Fred Clark (of Winfield) worked with the Benedum Trees oil company and leased over 8,000 acres of land, which included his farm. In January of 1916 they started drilling. They brought in a very large oil well, which spurred the oil activity in Cowley County. This brought the remaining three Trees broth­ers, Paul, Clyde, and Charles to Winfield. They soon formed the Trees Drilling company and in 1924 the Trees Oil company. The Trees Oil company is still in existence in Winfield. The first president was Paul Trees. Upon his death he was succeeded as president by his daughter, Lucy, who had married Richard Gentry. Upon her death in 1990 she was succeeded by her daughter, Gayle Gentry Bishop.
Apparently, because of the success of the Fred Clark well, Jim Lantz came to Cowley County in 1916. He leased and started drilling a well, in December of 1916, on the Greene farm northeast of Arkansas City. This well was promoted by the Benedum Trees oil com-pany. It proved to be a dust­er after being drilled to a depth of 3,250 feet. The well was abandoned April 26, 1917, after having over $40,000 spent on it. But Mr. Lantz was so favor­ably impressed with this country and with Arkansas City that he remained here.
He made his big strike January 16, 1919, in the Ranger field in Coman­che County, Texas, where he possessed leases on which valuable development was made. Almost overnight the oil prospector and operator woke up to find himself a millionaire and one of the big oil magnates of this county. He also had oil interests in the east which proved valuable. Immediately after realizing upon his big oil strike in Texas, he invested his money largely in Liberty Bonds. In 1921 he protested paying Kansas tax on these bonds. The case went through the courts to the Kansas Supreme Court, where in 1922 the assessment law was declared unconstitutional.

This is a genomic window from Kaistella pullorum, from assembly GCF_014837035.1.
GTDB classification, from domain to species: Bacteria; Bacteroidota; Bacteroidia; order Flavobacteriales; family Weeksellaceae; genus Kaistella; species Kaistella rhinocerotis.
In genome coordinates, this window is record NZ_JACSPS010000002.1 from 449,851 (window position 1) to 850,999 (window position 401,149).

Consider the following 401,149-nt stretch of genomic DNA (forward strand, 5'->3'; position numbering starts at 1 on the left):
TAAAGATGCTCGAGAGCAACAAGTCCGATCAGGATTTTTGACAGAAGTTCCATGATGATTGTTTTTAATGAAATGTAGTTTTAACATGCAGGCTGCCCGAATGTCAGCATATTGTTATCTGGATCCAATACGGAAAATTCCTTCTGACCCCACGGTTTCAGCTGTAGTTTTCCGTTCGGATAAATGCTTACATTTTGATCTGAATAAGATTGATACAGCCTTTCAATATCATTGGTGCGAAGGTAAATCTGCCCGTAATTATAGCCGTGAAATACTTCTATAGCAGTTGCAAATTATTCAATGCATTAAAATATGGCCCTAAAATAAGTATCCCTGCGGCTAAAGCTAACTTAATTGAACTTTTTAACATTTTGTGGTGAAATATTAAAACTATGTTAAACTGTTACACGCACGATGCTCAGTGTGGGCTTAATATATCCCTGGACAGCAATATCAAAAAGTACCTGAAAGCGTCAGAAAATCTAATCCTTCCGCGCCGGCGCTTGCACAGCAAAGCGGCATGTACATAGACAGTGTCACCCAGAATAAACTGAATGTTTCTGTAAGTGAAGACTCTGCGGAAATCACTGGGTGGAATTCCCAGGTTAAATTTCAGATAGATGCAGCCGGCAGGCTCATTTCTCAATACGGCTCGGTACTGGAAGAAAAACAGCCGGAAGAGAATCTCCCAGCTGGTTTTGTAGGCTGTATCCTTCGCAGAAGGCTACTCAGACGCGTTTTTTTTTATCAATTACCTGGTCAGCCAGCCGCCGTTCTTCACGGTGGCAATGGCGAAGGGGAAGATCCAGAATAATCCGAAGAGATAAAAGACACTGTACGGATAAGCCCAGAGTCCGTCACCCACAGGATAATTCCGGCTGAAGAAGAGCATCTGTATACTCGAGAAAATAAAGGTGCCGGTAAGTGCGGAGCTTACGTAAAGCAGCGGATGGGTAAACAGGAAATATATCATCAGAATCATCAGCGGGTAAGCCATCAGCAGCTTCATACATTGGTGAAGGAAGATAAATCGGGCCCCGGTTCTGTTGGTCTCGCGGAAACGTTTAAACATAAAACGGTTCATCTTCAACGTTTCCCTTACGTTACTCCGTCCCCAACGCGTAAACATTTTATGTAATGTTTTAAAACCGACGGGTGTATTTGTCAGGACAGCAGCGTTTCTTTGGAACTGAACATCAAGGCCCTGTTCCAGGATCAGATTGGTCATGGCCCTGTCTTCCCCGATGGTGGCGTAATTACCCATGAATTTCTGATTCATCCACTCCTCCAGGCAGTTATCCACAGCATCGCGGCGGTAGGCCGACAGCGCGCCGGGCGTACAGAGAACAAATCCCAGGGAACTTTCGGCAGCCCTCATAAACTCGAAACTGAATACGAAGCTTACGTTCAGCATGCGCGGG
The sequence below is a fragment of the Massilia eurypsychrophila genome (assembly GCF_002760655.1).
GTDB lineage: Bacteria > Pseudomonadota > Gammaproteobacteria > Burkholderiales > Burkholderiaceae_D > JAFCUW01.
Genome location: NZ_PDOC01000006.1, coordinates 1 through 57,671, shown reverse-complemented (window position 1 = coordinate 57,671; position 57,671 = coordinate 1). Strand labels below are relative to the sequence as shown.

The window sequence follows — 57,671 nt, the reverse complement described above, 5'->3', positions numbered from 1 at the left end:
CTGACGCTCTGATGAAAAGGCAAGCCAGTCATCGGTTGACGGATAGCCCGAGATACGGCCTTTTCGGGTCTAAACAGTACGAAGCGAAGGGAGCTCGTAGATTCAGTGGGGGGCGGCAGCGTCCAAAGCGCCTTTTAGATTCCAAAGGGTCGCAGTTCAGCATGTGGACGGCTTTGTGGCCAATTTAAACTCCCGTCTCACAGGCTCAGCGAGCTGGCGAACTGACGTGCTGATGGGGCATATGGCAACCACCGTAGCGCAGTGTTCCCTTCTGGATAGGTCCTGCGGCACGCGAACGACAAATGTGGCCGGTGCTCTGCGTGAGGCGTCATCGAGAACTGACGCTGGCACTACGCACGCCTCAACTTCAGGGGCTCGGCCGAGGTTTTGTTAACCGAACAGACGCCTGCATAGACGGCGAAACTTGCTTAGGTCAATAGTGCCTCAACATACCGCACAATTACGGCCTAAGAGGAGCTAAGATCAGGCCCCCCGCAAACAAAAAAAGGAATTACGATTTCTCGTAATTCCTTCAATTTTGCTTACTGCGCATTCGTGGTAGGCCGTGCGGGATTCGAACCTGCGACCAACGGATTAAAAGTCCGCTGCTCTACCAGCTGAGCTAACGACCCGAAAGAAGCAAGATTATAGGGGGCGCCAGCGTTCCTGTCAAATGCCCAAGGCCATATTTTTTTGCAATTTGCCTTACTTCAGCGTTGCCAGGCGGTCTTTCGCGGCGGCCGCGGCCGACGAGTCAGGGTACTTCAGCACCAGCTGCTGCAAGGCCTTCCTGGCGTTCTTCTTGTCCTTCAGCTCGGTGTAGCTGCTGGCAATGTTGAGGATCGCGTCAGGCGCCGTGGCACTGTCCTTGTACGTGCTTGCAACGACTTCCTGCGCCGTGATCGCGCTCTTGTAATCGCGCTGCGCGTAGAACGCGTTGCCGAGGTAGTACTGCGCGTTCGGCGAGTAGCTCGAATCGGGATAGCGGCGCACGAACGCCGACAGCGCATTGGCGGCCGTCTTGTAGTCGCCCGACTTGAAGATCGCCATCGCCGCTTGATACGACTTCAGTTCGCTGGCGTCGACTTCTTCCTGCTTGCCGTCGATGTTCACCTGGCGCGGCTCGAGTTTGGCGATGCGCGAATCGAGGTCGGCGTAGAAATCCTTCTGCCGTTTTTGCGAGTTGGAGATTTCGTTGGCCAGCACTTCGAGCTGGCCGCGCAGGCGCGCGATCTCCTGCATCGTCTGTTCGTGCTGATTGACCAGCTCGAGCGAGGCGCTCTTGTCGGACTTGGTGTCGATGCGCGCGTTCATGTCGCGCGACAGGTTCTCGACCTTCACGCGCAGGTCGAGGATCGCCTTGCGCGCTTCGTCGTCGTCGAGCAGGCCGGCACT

When Jim was asked why he didn’t prefer to live in California or the east after his big strike in oil, he replied that he had become attached to Arkansas City and its people and that his large number of friends here brought him more pleasure than in living elsewhere.
In Oct. of 1921 J. B. Lantz went into partnership with Carl Kinslow and purchased the Ford agency in Wellington. Carl moved to Wellington to manage the business.
In Nov. of 1921 J. B. Lantz was on a business trip to Atlantic City on the east coast. During his absence, workmen were busily engaged remodeling his residence at 405 North C street. This work was in charge of Contractor T. A. Houston, who had a consid­erable force of men in his employ. The work required taking off the roof in order to make three living rooms and a bath out of the attic. A new room was added to the build­ing; also a new porch was built on the rear. When completed it contained twelve rooms and was one of the finest residences in the city.
In June of 1922, J. B. Lantz purchased Carthage stone from a company in Joplin for his new residence. J. O. Brown was the contractor for the new home.

At the same time, he purchased the A. C. Dairy Company’s property at 400 North C street. This property was across the street from his residence property. He had recently purchased the residence property north of him. The Traveler reported “According to the agreement between Mr. Lantz and the A. C. Dairy company, the latter is to vacate the property by Septem­ber. It is understood Mr. Lantz did not buy the creamery build­ings, but that the company will move them off and build a new creamery in a location not yet announced.